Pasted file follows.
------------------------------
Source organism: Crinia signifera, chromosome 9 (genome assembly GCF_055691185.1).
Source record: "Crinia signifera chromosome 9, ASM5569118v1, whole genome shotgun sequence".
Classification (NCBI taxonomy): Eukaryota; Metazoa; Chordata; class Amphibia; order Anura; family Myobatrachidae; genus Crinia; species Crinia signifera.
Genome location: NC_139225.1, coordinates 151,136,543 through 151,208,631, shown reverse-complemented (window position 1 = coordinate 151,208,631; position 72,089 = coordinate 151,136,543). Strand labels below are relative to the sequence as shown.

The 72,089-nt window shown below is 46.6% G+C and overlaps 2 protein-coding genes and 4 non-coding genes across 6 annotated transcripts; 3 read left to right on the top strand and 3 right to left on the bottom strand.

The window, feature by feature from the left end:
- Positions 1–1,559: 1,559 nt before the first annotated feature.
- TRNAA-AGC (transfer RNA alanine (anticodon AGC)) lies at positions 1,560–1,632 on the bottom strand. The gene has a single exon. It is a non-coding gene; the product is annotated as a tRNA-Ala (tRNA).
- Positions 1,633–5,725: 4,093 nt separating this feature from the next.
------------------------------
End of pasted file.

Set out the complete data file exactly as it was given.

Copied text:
Source organism: Crinia signifera, chromosome 9 (genome assembly GCF_055691185.1).
Source record: "Crinia signifera chromosome 9, ASM5569118v1, whole genome shotgun sequence".
Classification (NCBI taxonomy): Eukaryota; Metazoa; Chordata; class Amphibia; order Anura; family Myobatrachidae; genus Crinia; species Crinia signifera.
Genome location: NC_139225.1, coordinates 151,136,543 through 151,208,631, shown reverse-complemented (window position 1 = coordinate 151,208,631; position 72,089 = coordinate 151,136,543). Strand labels below are relative to the sequence as shown.

The 72,089-nt window shown below is 46.6% G+C and overlaps 2 protein-coding genes and 4 non-coding genes across 6 annotated transcripts; 3 read left to right on the top strand and 3 right to left on the bottom strand.

The window, feature by feature from the left end:
- Positions 1–1,559: 1,559 nt before the first annotated feature.
- TRNAA-AGC (transfer RNA alanine (anticodon AGC)) lies at positions 1,560–1,632 on the bottom strand. The gene has a single exon. It is a non-coding gene; the product is annotated as a tRNA-Ala (tRNA).
- Positions 1,633–5,725: 4,093 nt separating this feature from the next.